ferrari puts dry sumps in all its rear mid engine v8 s and a wet sump system in its first generation ferrari california front engine cars...not sure about tje protofino though... i believe when ferrari went with twin turbos they put a dry sump in wi5 the new portofino...

                      i bet the oil pans on the upcoming rear mid engines are vastly different than on front mid engine cars as the engines are reversed? (Front to back)

                      id imagine that would be a good time to just make dry sump oiling system standard so corvette engineering could finally lower the center of gravity for all corvette c8 s?

                      We are just guessing though...

                      someone mentioned being able to lower the engine might allow for the targa top to be stored above the rear midship engine?

                      anybody still think the targa top is going to stow above the engine? No way right?

                      Would the plastic lexan roof melt? (Im kidding)
                      I’m confused, the engines in both FE and ME are in the same orientation. They are not reversed, the flywheel is on the rear of each engine, pointing to the rear of the car, no difference, or did I misunderstand what you are saying. The FE and Me dry sump oil pan can easily to the same pan. But I’m old and confuse easily the engine in the 911 is reversed compared to say a Cayman which is a midengine design.The 911 is a rear engine.

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                      • #26
                        I’m probably going to get in trouble for this,but I do wonder why someone who must have the highest horsepwered corvette for performance, would even question the need for a high performance drysump system. Just wondering,,,,,,,,,,

                        Comment


                        • #27
                          Originally posted by Racer86 View Post

                          I’m confused, the engines in both FE and ME are in the same orientation. They are not reversed, the flywheel is on the rear of each engine, pointing to the rear of the car, no difference, or did I misunderstand what you are saying. The FE and Me dry sump oil pan can easily to the same pan. But I’m old and confuse easily the engine in the 911 is reversed compared to say a Cayman which is a midengine design.The 911 is a rear engine.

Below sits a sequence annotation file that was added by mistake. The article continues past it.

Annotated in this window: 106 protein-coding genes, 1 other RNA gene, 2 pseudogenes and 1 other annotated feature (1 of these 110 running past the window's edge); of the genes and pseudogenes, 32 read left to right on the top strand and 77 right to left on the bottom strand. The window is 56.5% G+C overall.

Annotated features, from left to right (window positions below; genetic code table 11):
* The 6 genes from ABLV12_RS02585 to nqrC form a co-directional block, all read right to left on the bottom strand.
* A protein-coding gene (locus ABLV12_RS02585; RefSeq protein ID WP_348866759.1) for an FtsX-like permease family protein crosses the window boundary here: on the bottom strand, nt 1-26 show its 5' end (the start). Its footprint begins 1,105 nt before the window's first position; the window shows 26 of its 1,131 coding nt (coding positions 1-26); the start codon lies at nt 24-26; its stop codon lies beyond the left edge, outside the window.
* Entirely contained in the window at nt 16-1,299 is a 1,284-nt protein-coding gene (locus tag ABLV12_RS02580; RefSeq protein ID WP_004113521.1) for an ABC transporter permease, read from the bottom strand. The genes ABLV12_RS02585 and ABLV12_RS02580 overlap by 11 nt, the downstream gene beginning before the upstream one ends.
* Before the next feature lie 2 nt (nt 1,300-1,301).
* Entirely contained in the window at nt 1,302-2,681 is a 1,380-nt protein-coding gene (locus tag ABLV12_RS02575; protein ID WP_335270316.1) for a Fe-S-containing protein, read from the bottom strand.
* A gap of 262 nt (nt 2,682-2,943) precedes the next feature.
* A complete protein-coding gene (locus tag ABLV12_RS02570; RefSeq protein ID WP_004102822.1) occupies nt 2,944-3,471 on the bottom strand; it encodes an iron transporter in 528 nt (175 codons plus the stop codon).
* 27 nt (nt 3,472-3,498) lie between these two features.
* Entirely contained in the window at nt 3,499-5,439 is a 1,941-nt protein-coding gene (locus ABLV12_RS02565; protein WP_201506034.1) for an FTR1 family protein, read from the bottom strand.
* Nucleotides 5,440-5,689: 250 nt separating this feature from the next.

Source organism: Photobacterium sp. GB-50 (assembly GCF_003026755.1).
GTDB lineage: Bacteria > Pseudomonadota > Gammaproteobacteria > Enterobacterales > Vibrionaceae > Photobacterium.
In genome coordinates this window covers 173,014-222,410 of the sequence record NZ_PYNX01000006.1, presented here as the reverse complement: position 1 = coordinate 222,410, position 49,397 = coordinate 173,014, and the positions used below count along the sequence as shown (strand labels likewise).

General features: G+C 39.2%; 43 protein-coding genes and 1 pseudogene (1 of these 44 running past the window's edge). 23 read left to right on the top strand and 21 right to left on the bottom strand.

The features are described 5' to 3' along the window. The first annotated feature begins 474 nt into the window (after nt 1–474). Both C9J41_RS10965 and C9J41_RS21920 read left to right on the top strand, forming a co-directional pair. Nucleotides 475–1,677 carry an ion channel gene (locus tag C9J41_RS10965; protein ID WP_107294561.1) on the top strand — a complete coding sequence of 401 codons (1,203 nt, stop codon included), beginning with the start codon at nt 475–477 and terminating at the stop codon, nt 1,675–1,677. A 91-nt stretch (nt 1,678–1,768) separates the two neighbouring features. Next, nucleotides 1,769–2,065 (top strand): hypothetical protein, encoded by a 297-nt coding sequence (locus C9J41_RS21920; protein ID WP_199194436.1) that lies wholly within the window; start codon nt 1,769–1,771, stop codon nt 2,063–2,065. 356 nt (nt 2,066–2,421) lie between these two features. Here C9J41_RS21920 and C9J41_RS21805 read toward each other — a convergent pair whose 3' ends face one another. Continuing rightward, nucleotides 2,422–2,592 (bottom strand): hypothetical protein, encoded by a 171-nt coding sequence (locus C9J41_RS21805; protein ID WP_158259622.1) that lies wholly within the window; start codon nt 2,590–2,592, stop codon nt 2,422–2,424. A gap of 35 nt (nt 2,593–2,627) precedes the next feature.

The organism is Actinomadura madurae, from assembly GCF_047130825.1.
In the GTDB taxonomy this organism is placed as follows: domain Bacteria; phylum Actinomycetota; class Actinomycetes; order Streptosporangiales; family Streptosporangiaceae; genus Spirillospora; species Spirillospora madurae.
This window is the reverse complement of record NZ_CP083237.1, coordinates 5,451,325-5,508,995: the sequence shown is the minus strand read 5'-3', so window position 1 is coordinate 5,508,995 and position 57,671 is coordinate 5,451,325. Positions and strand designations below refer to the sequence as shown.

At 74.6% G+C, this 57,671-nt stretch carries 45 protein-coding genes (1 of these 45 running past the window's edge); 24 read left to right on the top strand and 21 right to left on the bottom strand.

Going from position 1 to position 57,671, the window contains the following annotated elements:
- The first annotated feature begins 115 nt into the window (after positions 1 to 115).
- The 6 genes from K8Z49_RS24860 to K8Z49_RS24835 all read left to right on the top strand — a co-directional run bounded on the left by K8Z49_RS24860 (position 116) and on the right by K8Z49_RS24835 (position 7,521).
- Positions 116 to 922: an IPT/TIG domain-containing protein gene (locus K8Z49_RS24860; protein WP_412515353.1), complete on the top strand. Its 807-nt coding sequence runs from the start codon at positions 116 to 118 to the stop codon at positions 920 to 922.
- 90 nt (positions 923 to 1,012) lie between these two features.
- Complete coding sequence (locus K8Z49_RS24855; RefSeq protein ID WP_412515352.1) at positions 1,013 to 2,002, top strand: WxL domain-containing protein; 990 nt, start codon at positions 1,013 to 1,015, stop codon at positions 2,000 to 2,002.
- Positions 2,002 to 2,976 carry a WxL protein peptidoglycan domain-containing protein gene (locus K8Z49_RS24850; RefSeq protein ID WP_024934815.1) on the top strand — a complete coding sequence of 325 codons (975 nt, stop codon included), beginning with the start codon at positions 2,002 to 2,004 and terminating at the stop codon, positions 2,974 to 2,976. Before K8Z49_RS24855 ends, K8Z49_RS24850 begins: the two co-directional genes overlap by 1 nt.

I was watching hoovies garage and he blew the motor in his 911 diring a track day speaking of oil starvation in his 996 911.

                          he then went threw the process of having a ls1 or ls2 into the same 911.

                          it was a fun run of building episodes to have his mechanic install the engine and its outcome.

                          he then took the chevy v8 911 on the track amd priceeded to gremade that motor. As they did the examination of the grenaded motor the tech spoke or hoovie spoke of oil starvation of the motor being the issue.

                          i believe it was stated the reversed position of the v8 in the rear of the 911 had the baffles in the oil pan exactly the same as they were in the front engine corvette they pulled the motor from....

                          if I re,ember correctly the baffles in the oil pan did not protect the engine from oil starvation on the track during track braking situations on the track before hard cornering...

                          i would suggest that preplanning proper oiling for the engine with movement to the rear of the vehicle as in 911 or boxster/cayman swaps..

                          just shooting the breeze before july 18th offical information release on the c8.

                          Comment


                          • #28
                            Originally posted by Racer86 View Post
                            My 4 cents, adjusted for inflation
                            Dam* inflation... *grumble*
                            Current Vettes:
                            '68 Lemans Blue 327/350 Convertible
                            '91 Turquoise Convertible w/hardtop
                            '14 Lime Rock Green 2LT Convertible, Black Top, Kalahari, 7-Speed, Performance Exhaust - Ordered on 4-1-2014, 2000 Status on 4-10-2014, TPW 5-12-2014, Built on 5-16-2014, Picked-up at dealership on 5-30-2014
                            "Delta t = 23"

                            Comment


                            • #29
                              Originally posted by Mobius View Post

                              Dam* inflation... *grumble*
                              Don't know about you guys but I know I've been saying this since the 70's. So shouldn't it be more like 10 cents in todays market with inflation?

                              Comment


                              • #30
                                I was just curious if the rear mid engine c8 will be dry sump only or specifically for the z51..

                                Comment